A showdown is on the horizon at the Federal Communications Commission.
FCC Chairman Julius Genachowski unveiled his latest proposal to regulate broadband Internet service providers Wednesday, stoking the furor of his two Republican colleagues.
FCC Commissioner Robert M. McDowell, blasted out a blistering statement charging the commission with choosing a "highly interventionist course" that he suggested was "beyond its statutory powers to regulate."
McDowell said, "Such rules would upend three decades of bipartisan and international consensus that the Internet is best able to thrive in the absence of regulation."
Republican Commissioner Meredith Attwell Baker urged Genachowski to defer to Congress on the matter.
In his speech Monday Genachowski said, in order to "preserve the freedom and openness of the Internet," the proposed FCC measures would forbid Internet service providers from blocking "lawful content" or manipulating "which ideas or companies win or lose on the Internet."
The chairman also announced for the first time that he supports allowing providers to sell premium rates for faster service, which some critics characterize as toll roads favoring the rich at the expense of the poor.
The two Democratic commissioners on the FCC, who have supported similar regulatory efforts, are not offering their opinions on the draft rules just yet, which will continue to evolve over the next 3 weeks. The FCC is scheduled to vote on the proposal Dec. 21. Genachowski needs 3 votes to pass the plan.
Debate over so-called net neutrality has become increasingly heated, pitting opponents of big government intervention against opponents of unregulated corporate rule. Genachowski has been a vocal advocate for instituting net neutrality rules, but the FCC's legal authority was thrown into limbo in April when a federal appeals court questioned the agency's power to regulate an Internet provider's network management practices.
Genachowski's speech Monday asserted that, "protecting Internet freedom will drive the Internet job creation engine," implying the FCC had legal authority to implement the rules because it falls under the Congress' edict to increase nationwide access to broadband Internet.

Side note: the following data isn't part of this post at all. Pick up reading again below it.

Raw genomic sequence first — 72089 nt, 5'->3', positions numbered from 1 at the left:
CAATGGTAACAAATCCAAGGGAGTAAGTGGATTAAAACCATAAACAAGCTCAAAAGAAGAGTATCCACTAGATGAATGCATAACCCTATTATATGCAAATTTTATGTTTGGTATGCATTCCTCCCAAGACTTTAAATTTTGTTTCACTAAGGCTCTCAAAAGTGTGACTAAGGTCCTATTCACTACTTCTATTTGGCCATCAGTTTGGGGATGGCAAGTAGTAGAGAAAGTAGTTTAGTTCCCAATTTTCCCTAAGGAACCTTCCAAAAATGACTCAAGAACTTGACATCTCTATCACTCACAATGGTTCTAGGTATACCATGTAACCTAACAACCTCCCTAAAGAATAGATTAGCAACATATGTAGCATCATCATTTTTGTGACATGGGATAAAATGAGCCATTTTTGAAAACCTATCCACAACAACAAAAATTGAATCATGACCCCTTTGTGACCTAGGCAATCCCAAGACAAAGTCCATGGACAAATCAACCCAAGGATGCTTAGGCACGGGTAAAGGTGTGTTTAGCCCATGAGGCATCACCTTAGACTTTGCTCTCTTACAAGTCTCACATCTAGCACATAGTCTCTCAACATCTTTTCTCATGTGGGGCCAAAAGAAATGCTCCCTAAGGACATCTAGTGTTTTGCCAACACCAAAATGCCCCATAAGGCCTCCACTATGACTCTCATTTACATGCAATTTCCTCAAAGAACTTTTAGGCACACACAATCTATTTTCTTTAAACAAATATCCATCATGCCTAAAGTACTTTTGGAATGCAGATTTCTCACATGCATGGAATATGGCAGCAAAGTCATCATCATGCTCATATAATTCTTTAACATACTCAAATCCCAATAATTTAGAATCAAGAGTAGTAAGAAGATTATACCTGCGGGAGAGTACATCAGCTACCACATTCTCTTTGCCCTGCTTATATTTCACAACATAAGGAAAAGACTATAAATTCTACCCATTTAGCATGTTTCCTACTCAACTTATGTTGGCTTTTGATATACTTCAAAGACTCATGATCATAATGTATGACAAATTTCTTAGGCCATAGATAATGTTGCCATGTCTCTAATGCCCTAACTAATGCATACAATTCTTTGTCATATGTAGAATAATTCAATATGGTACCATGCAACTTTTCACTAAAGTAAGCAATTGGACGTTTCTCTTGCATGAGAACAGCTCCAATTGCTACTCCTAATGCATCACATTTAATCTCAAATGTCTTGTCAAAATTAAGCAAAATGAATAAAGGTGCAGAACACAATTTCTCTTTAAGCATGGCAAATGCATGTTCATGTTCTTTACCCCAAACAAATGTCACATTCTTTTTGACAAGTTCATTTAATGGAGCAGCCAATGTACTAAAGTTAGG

The plan already faces opposition in Congress. Texas Republican Senator Kay Bailey Hutchinson announced Wednesday she will attempt to block any FCC net neutrality order and called on Genachowski to "stand down."
"I have not seen any evidence to date that would justify this regulatory overreach. In fact, the Internet has developed and thrived precisely because it has not been weighed down with burdensome government regulations," she said in a statement issued Wednesday.
"The American people clearly repudiated this type of government expansion on November 2," she said.
The proposal is also getting whacked by those who consider it too weak, specifically because it is more lenient to wireless service providers.
Josh Silver, president of Free Press, which advocates for media reforms, said exempting wireless service providers would give "AT&T and Verizon a free hand to engage in economic discrimination and crush innovation by mobile application developers."
Supporters of net neutrality rules argue that, without government regulation, corporations will manipulate the Internet landscape to favor commercial interests at the expense of equal access to content.
"Real Net Neutrality," wrote Silver in a statement, "means a clear prohibition on paid prioritization, equal protections on wireless and wired networks, and a clear user-focused definitions of broadband access and reasonable network management. But it appears that the current draft order falls short on each of these important aspects, with language that creates loopholes that you could drive a Verizon-Google-sized truck through."